(Libreshot.com)

(Libreshot.com)

Wealth tax could fund $20B in aid, child care for 1.3M impoverished Canadian kids: report

Indigenous children experienced higher than average rates of child poverty

At least 1.3 million Canadian children were living in poverty prior to the pandemic, and that number has likely only increased, according a report released by Campaign 2000.

The organization’s Report Card on Child and Family Poverty in Canada estimates that prior to COVID-19, one in five children were living in poverty.

“Never before have these inequities been so apparent and the need to close gaps so dire,” the report said.

“First Nations, Inuit, Métis, racialized, immigrant children, children with disabilities and children in female led lone parent families are all overrepresented in rates of poverty, while income and wealth continues to concentrate at the top.”

The report found that the national child poverty rate dropped by less than half a percentage point between 2017 and 2018. It grew in some provinces and territories, including Nunavut, Nova Scotia and Manitoba, and dropped “modestly” in others, including British Columbia, Quebec and Ontario.

The report made a series of recommendations, including improving access to federal aid for families who may have trouble accessing. It noted that the Canada Child Benefit “made an important difference” when it was introduced in 2016 but that the improvement has not remained.

Child care was another issue identified. The report stated that there are regulated childcare centre spaces for just short of 29 per cent of children up to five years old, a problem that can disproportionally affect single-parent households.

Some groups were more marginalized than others, according to the report. It found that among First Nations children who are status, 53 per cent of on-reserve First Nations children and 41 per cent of those who live off-reserve lived in poverty. In First Nations children without status cards, the poverty rate is 31 per cent. Poverty rates for Inuit and Metis children are at 25 and 22 per cent, respectively.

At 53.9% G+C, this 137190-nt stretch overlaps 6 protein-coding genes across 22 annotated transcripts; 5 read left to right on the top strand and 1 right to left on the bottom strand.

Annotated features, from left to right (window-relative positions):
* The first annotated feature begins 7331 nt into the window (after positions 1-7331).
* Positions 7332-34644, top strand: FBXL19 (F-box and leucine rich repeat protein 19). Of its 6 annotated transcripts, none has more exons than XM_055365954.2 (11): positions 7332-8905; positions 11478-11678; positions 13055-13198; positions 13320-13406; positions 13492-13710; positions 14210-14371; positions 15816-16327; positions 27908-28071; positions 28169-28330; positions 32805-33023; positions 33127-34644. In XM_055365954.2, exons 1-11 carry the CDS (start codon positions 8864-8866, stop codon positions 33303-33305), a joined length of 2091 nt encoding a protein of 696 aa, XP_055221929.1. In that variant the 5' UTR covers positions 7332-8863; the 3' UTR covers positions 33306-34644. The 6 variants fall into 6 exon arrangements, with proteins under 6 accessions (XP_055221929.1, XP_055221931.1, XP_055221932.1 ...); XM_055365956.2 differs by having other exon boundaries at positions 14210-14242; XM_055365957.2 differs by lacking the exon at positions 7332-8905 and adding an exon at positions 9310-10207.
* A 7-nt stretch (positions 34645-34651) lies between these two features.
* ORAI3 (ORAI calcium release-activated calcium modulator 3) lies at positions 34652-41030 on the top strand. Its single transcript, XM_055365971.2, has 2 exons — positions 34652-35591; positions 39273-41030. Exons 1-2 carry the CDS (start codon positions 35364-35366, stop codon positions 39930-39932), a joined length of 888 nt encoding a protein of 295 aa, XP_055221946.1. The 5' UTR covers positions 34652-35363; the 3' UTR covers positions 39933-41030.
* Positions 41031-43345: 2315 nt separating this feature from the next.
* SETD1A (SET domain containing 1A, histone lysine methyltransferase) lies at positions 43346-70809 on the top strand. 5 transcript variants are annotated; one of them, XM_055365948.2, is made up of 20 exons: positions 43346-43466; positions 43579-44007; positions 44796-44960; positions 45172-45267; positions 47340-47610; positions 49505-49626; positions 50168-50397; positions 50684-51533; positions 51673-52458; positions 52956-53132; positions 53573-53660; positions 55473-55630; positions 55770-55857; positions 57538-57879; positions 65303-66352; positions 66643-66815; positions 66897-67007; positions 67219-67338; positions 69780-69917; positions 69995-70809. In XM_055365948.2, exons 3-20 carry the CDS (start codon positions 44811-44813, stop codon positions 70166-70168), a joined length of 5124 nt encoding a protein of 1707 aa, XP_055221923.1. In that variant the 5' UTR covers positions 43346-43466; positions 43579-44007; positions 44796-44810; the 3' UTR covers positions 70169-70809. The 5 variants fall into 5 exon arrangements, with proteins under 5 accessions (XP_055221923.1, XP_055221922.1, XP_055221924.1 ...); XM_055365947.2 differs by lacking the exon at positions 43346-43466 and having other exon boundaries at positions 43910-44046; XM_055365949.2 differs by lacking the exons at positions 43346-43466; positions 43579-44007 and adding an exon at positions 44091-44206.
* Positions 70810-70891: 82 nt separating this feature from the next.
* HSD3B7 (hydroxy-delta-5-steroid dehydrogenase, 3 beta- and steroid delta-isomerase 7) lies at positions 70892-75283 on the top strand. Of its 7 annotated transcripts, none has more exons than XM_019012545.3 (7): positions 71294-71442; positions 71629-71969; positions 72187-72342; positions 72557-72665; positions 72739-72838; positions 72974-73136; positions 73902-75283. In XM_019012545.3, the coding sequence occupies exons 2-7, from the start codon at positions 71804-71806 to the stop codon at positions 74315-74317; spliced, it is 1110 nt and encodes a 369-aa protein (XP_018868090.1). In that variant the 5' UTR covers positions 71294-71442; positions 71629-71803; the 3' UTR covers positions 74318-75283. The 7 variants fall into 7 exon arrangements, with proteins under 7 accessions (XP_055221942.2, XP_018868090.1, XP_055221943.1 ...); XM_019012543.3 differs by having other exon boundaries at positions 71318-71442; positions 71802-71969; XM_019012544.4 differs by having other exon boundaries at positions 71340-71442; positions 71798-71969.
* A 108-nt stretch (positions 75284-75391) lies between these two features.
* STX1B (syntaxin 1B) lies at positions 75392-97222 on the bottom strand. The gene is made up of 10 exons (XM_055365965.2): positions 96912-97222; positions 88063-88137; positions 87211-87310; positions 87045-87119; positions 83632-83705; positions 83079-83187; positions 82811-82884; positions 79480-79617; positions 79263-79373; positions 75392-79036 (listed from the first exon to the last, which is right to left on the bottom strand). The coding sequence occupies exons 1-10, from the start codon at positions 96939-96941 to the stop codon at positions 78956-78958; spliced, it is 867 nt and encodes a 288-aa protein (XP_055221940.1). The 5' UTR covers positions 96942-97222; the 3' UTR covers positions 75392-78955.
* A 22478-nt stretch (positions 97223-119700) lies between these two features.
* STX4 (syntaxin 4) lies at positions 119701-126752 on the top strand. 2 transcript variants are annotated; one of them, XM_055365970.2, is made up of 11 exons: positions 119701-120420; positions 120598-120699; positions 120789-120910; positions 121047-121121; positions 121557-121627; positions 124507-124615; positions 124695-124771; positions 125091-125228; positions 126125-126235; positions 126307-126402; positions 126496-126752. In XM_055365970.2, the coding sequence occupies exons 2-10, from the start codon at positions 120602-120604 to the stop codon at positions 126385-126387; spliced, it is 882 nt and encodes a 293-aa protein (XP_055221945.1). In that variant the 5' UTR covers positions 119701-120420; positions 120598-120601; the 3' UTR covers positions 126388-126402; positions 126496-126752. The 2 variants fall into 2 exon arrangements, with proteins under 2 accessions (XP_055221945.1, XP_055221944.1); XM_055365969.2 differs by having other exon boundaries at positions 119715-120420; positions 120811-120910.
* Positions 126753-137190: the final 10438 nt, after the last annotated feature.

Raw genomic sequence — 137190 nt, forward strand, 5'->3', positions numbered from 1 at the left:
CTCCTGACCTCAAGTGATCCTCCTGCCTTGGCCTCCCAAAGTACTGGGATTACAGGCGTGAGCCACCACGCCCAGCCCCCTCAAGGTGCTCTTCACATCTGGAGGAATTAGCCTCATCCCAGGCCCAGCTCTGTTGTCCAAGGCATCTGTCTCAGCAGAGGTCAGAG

“The federal government has a fiscal responsibility to First Nations communities through treaties and the Indian Act but funding falls significantly short from what other Canadians receive,” the report stated. “Lack of culturally appropriate, accessible and locally delivered services remain a barrier for First Nations, Inuit and Métis peoples living in urban and rural communities.”

The report recommends paying “full compensation to the First Nations children, parents and grandparents who were harmed by inequitable funding for child welfare services on reserve .”

Branching out to overall child poverty, the report made several funding recommendations to improve income inequality. The report called for a tax of one per cent on wealth over $10 million, two per cent on wealth over $100 million and three per cent on wealth over $1 billion, stating this could generate nearly $20 billion each year. Further, the report called for the government to create an inheritance tax of 45 per cent, just above the U.S.’s current tax of 40 per cent, as well as reduce preferential tax rates on capital gains and investments and close tax havens, changes it said would bring in $34 billion in savings and new funding.

Looking at the impact of COVID-19, the report recommended an “excess profit tax” that would focus on companies that made extraordinary profits during, and due to, the pandemic.


@katslepian

katya.slepian@bpdigital.ca

Like us on Facebook and follow us on Twitter.

Want to support local journalism during the pandemic? Make a donation here.

Child welfarePoverty

Just Posted

The Binche Fishing Derby at Stuart Lake is fast approaching. (Binche Fishing Derby Facebook photo)